• the property has a variety of photo-op spots, including a white wrought-iron Cinderella carriage, vineyard, and a chandelier hanging from a tree in the pasture.

Seven steps to the right wedding photographer

When you hire a professional photographer for your wedding, they’ll typically have you sign an agreement that states not only when, where, and how long they’ll be snapping away, but also what deliverables are included.

Unfortunately for consumers, photography packages vary wildly and without any strong correlation to price or quality. This is because both the artistry and business acumen of photographers as a group also vary wildly.

So we’re going to take off our photographer hats and put on our tiaras and give you some tips on choosing the right pro.

1) Do I even need professional photos?

Ask yourself whether photos are even important enough to pay money for. If you don’t take photos when you travel or hang with friends, if you don’t post pics on social media, if you don’t surf Pinterest or IG, you might not be the kind of person who needs pictures to remember life by. Instead of hiring a photographer, save your money and let your guests crowd-source your memories. If this doesn’t apply to you, read on.

2) What style of photos do I like?

Spend some time browsing pics on Pinterest and IG. Look at your own social media photo posts. Figuring out and being aware of what you like and don’t like will help tons when you start talking to photographers.

3) Where do I find photographers?

There’s no good single registry. You can find them through their posts on Instagram, Pinterest and Facebook, and many have profiles posted on a variety of online wedding sites. Of course, you should also Google “wedding photographer” for the location where you’re needing them. All this goes without saying that if you’re reading this, you’ve already found one team 🙂

4) Quality before cost.

Make the photographer’s artistry and reputation your top priorities and worry about cost second. You can always find a cheap photographer, and if you’re reading this far, photo quality probably ranks for you. So create your short list of favorite photographers, and write down what you like about each.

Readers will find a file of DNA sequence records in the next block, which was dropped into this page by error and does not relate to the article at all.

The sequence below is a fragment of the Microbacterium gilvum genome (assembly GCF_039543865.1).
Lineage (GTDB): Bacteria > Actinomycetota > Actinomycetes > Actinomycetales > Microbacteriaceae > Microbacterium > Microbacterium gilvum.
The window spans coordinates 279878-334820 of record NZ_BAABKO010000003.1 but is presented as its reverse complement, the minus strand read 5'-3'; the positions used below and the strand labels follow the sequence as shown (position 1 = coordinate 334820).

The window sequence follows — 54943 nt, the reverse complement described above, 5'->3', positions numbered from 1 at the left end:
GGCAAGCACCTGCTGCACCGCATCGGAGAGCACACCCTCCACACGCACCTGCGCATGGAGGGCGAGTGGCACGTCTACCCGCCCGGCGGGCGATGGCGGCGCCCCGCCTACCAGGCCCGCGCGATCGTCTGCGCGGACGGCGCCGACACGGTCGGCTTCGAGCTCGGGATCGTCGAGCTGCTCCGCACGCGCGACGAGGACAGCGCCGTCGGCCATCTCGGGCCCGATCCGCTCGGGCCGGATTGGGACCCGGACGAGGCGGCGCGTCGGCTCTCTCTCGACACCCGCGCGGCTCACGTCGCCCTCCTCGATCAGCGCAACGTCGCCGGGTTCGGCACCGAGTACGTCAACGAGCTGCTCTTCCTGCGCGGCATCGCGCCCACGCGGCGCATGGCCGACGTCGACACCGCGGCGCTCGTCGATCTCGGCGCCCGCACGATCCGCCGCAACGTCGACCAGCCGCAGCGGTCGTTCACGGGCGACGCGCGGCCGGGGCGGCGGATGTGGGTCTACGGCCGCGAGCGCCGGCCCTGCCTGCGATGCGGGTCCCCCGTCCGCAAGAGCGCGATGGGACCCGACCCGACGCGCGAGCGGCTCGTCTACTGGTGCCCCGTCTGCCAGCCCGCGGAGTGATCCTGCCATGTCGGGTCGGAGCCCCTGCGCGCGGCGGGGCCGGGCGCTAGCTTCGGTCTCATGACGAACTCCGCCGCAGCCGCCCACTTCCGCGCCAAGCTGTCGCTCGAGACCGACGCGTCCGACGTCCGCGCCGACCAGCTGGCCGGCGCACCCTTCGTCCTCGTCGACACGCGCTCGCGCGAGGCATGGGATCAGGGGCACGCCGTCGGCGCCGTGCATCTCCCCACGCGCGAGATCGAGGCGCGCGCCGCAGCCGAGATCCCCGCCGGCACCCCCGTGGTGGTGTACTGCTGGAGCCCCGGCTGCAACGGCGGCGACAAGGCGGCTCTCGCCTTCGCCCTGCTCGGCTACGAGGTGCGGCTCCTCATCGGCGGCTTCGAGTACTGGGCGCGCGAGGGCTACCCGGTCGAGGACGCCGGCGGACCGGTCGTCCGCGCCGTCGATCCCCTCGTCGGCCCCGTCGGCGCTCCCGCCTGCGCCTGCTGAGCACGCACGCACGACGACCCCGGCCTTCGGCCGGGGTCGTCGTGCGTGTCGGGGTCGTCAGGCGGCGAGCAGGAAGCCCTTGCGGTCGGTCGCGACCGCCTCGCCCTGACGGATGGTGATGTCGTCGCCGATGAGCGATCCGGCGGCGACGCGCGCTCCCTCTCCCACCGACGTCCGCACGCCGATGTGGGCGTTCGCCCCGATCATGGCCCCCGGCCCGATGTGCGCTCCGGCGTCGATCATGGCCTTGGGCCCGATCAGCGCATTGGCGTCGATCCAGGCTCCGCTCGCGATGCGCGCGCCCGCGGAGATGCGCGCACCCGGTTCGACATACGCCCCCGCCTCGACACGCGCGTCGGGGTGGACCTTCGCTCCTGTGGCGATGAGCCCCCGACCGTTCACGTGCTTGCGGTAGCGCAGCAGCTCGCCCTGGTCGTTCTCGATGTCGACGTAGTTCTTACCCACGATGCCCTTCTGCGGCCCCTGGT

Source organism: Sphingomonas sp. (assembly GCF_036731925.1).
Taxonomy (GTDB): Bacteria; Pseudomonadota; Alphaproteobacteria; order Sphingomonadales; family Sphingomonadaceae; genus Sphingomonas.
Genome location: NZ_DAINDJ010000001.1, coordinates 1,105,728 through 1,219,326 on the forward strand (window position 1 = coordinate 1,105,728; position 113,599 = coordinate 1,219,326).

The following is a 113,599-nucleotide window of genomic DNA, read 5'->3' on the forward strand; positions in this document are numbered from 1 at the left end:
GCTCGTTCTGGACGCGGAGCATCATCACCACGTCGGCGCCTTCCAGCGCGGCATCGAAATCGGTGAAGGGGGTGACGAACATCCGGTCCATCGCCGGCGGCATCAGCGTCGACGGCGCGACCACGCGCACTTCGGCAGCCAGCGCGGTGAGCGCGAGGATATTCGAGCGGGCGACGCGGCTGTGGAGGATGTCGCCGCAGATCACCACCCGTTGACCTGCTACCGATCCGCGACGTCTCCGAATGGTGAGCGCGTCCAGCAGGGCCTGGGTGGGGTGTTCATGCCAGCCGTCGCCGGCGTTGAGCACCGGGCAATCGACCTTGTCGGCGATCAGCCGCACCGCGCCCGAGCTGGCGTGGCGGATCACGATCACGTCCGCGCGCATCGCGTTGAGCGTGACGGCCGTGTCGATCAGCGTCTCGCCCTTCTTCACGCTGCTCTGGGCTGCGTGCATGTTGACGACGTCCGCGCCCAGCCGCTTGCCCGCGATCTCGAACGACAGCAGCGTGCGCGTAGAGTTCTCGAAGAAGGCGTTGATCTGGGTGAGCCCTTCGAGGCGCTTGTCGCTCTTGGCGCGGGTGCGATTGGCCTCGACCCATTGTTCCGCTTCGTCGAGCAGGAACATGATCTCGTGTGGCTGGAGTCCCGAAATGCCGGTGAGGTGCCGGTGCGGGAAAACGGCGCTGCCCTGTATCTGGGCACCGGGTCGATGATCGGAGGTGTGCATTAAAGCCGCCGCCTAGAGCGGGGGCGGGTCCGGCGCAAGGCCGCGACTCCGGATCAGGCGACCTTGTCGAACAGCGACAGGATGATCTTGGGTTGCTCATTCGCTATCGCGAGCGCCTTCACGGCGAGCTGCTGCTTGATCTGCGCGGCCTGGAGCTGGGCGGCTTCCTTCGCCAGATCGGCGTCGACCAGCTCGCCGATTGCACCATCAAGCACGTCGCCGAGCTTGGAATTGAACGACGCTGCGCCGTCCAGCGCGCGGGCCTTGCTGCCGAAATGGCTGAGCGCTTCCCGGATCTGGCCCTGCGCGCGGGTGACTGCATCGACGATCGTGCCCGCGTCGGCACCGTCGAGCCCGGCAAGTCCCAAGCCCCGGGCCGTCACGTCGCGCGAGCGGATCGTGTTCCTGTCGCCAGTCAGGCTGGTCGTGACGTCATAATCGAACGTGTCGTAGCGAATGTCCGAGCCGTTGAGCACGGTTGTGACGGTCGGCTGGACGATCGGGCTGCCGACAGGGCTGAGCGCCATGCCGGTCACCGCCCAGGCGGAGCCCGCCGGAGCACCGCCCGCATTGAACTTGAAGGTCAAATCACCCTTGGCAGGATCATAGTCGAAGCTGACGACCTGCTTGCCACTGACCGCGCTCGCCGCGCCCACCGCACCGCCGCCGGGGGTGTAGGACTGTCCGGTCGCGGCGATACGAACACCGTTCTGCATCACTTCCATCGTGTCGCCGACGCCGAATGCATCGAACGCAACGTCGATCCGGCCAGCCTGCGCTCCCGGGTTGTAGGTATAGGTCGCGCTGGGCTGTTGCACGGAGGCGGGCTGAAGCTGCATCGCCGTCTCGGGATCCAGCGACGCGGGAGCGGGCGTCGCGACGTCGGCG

5) Read their reviews.

It’s good to know what others have to say about the pros on your short list. Browse for reviews, and ask for references. Follow through on this. If others have had issues with a photographer whose work you really like, you can either move on or use that as a basis for conversation to get the pro’s side of the story, If the pro is defensive, red flag. If the pro owns the issue, then you’ll have something to think about.

6) Decide what coverage and deliverables you want.

When you’re comfortable that you’ve found three pros with a style you like and a reputation you trust, it’s almost time to start talking money. But money for what? You could ask for their packages, but those will be varied and hard to compare. Instead, tell your pros what coverage and deliverables you’re interested in, and ask them to price that out. Now you can compare apples-to-apples. To help you know what you want, here are some common options:

  • a second photographer for all or part of the day
  • a simple album, an heirloom-quality album, or no album at all.
  • digital images with permission to print or digitals for online sharing (cheaper)
  • physical prints, and if so, what sizes (8×10, 5×7, 4×6, etc.)
  • how many hours of coverage you’ll need
  • how many coverage locations and how far apart

7) Understand what you’re offered.

Photographers can be pretty geeky and have their own language when it comes to digital and print products and digital image format and usage. Here are seven questions to ask:

  • On average, how many photos do you deliver for a booking such as mine? Not looking for a promise, just a level-set.
  • What editing or adjusting do you do to the images I’ll receive?
  • Can I share them on social media or with friends and family?
  • Can I print them?
  • Do I have to get prints through you?
  • Can I edit them myself — adding filters or cropping them? (Usually, that’s a “no”)
  • Do you keep backups or an archive in case I need more prints or lose my copy?

Okay, our photographer hats are back on! Hopefully, this little blog post will give you some confidence as you shop for the right pro.